Basins are ideal, since they comfort the guinea pig because of its confined space, and are clean for guinea pigs to use.
A bath will be good for releasing guinea pig's pent up energy, but they'll be more frightened in such a large space, it will waste water, and be unhygienic.
Guinea pigs will be scared during bathtime, and will often try to either jump out or cling onto one's hand. This is no cause for concern. They will recover completely if placed in a warm, comforting hay box with plently of care, attention, and special treat foods, such as banana (don't give them this as a regular food, as it doesn't wear down their teeth well enough, and is too sweet for them to eat on a regular basis).
First, buy some guinea pig shampoo/ mild tea tree shampoo fro any chemist's or pet shop. Hsve a large, fluffy towel ready, and a brush.
Fill the {basin} {3/4} of the way full (depending on the size of the guinea pig) with tepid water. Place the guinea pig in it gently, yet firmly. Lather your guinea pigs coat with a small squeeze of shampoo. Do not lather any further then the ears, and take especial care not to get any soap in the mouth, eyes, ears, or nose. Rinse with plenty of warm water so that no soap suds or traces of shampoo are left in his coat. Lift the guinea pig out, onto a towel, and roll it around him, so that it looks like an Egyptian mummy. This covers his fur evenly on all sides, and makes him feel protected. Cuddle your guinea pig, stroke it, rub him gently, and talk to it comfortingly. This will put your guinea pig at ease.
Most guinea pigs love to be brushed after their bath, but some will sqeauk with the unfamiliar sensation. More often the not, you will not be hurting your guinea pig as you are brushing him. Brush with steady, even strokes that sopan the length of his body.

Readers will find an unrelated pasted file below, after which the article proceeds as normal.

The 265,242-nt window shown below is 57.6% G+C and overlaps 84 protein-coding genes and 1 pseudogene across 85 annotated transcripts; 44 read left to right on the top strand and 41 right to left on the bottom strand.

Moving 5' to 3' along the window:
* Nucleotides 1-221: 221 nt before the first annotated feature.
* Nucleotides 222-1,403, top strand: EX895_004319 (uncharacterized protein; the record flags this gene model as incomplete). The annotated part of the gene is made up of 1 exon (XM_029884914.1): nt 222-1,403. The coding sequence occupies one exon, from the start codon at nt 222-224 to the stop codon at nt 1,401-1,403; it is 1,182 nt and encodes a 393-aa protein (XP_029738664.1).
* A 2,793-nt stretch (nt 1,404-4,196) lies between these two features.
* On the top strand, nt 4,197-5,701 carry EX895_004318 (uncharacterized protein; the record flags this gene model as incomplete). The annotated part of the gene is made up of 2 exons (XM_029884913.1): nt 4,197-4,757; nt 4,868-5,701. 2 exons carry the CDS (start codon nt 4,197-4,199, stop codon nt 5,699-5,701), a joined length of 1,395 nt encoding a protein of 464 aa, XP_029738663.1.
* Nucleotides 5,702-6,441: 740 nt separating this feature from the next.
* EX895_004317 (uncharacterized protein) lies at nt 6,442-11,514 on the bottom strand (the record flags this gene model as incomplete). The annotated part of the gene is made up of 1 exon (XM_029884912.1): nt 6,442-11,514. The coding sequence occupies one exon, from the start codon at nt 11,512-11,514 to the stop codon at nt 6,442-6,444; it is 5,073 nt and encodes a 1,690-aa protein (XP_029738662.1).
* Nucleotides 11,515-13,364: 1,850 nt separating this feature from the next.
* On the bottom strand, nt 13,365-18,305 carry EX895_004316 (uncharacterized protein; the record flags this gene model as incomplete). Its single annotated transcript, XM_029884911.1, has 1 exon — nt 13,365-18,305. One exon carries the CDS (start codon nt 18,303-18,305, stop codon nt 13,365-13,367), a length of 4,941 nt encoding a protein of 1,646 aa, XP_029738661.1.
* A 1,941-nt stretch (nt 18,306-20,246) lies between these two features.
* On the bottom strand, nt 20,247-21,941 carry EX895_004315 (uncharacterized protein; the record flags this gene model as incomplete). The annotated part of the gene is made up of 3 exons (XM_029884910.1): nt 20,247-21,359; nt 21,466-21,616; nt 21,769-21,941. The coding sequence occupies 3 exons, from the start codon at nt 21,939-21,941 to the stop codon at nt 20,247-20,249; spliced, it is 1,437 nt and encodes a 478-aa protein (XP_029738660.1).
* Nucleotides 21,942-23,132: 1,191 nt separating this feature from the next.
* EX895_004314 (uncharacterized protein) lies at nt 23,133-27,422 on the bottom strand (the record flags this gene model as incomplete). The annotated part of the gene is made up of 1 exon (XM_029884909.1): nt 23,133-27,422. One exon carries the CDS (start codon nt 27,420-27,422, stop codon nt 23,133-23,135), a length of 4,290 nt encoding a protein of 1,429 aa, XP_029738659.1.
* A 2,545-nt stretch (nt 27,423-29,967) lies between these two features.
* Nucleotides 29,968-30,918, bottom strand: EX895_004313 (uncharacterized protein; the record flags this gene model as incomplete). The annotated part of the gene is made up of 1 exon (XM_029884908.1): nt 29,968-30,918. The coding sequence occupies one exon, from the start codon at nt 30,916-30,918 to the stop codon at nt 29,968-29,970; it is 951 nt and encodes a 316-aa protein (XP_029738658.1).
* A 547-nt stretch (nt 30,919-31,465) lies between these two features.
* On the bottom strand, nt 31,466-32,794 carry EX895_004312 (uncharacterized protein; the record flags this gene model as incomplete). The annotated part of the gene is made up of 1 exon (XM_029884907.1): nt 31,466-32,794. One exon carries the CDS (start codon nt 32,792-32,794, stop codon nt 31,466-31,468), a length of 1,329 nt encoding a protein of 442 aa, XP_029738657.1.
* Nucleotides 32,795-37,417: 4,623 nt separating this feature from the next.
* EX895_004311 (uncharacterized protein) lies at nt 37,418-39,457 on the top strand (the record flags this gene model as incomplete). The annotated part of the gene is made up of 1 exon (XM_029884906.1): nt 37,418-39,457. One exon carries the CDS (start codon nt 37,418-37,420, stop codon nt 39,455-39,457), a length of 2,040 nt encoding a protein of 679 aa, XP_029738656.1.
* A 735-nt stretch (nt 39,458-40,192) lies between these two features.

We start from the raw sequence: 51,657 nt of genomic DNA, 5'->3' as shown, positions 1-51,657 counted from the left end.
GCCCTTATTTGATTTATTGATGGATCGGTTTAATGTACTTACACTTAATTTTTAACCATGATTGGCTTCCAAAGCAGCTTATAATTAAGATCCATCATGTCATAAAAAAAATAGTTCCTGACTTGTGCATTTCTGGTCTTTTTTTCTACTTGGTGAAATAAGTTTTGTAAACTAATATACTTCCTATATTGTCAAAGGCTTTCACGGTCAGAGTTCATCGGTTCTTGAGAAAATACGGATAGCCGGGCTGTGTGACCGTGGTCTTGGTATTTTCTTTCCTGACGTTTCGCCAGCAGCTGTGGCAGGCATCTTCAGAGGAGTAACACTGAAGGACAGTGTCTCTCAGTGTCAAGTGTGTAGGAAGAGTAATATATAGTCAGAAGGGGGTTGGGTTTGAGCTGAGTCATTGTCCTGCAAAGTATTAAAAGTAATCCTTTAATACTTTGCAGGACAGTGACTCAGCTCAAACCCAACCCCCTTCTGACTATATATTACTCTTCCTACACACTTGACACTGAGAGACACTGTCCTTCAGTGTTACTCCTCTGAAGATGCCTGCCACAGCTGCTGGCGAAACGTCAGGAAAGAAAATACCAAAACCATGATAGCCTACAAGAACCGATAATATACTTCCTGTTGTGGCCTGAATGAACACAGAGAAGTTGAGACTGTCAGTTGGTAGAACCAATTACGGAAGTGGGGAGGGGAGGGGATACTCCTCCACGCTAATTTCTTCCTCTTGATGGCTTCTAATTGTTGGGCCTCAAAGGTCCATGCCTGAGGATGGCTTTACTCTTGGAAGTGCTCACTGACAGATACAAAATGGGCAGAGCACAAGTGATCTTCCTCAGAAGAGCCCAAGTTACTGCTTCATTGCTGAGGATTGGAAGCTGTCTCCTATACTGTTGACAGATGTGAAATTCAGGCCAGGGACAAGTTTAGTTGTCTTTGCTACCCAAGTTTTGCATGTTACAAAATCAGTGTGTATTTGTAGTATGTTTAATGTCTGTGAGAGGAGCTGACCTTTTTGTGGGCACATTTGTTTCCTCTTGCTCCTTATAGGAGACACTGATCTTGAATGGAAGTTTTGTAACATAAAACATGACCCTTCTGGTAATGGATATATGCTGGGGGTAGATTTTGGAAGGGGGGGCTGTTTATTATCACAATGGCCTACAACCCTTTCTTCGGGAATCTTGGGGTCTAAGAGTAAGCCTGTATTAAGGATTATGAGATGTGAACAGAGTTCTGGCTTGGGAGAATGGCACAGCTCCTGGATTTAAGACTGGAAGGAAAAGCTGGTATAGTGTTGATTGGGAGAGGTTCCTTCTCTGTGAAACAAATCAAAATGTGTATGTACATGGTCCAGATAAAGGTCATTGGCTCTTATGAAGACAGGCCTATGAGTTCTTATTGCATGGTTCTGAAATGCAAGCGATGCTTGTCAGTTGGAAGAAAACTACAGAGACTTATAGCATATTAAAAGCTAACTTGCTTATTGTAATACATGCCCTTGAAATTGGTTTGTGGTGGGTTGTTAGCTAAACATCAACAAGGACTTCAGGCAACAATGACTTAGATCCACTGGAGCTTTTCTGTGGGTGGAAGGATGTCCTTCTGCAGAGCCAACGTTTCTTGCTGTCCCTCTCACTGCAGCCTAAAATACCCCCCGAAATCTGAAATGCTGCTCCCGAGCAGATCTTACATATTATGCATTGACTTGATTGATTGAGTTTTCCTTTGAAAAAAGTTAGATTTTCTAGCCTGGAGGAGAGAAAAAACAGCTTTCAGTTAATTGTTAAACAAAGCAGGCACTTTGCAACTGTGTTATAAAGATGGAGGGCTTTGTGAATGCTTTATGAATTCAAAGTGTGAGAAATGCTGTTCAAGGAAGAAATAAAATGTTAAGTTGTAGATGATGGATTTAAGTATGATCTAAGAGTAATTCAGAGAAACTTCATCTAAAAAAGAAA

Finally, guinea pigs need to be paid much attention. They must be handled, stroked, and talked to, every day. This developes their sociable tendencies and affectionate nature. If you get to know your guinea pig well enough, it will feel comfortable enough to run towards you, purr, or sqeauk when it sees or hears you; it will fall asleep on your lap; it will take food from you; it won't be scared of you; it will recognize you; it will lick you, and, most importantly, develop a relationship with you.

Click For Replies (4)
  • Lindsey - 2014-10-04
    that was helpfull
  • Anonymous - 2016-03-21
    Hi, my name Regina Filange. I plan on getting a second guinea pig for my eldest guinea pig, Chewy. How will I know that they are interacting well and getting along. My lonesome cavy , Chewy needs a friend. How will I know? Thank you so much, I appreciate it.
  • Anonymous - 2018-06-14
    could American guinea pigs live alone
  • Anonymous - 2018-11-08
    i want a guinea pig!!!
penpops - 2017-07-28
this information is very helpful and has just made my want for guinea pigs grow even more! However I am unsure if I could get a big enough cage. I would probably have the largest plastic cage from a pet store and give the guinea pig at least 1 hour of running time a day. Another issue would be the amount of guineas I could have as this would probably be limited to 1.however I would spend lots of time with it and when I'm at school my mums home so she could keep it just wondering other peoples opinions on this and if anyone has any good tips then I'm all ears.

Click For Replies (1)
  • Tips - 2018-02-14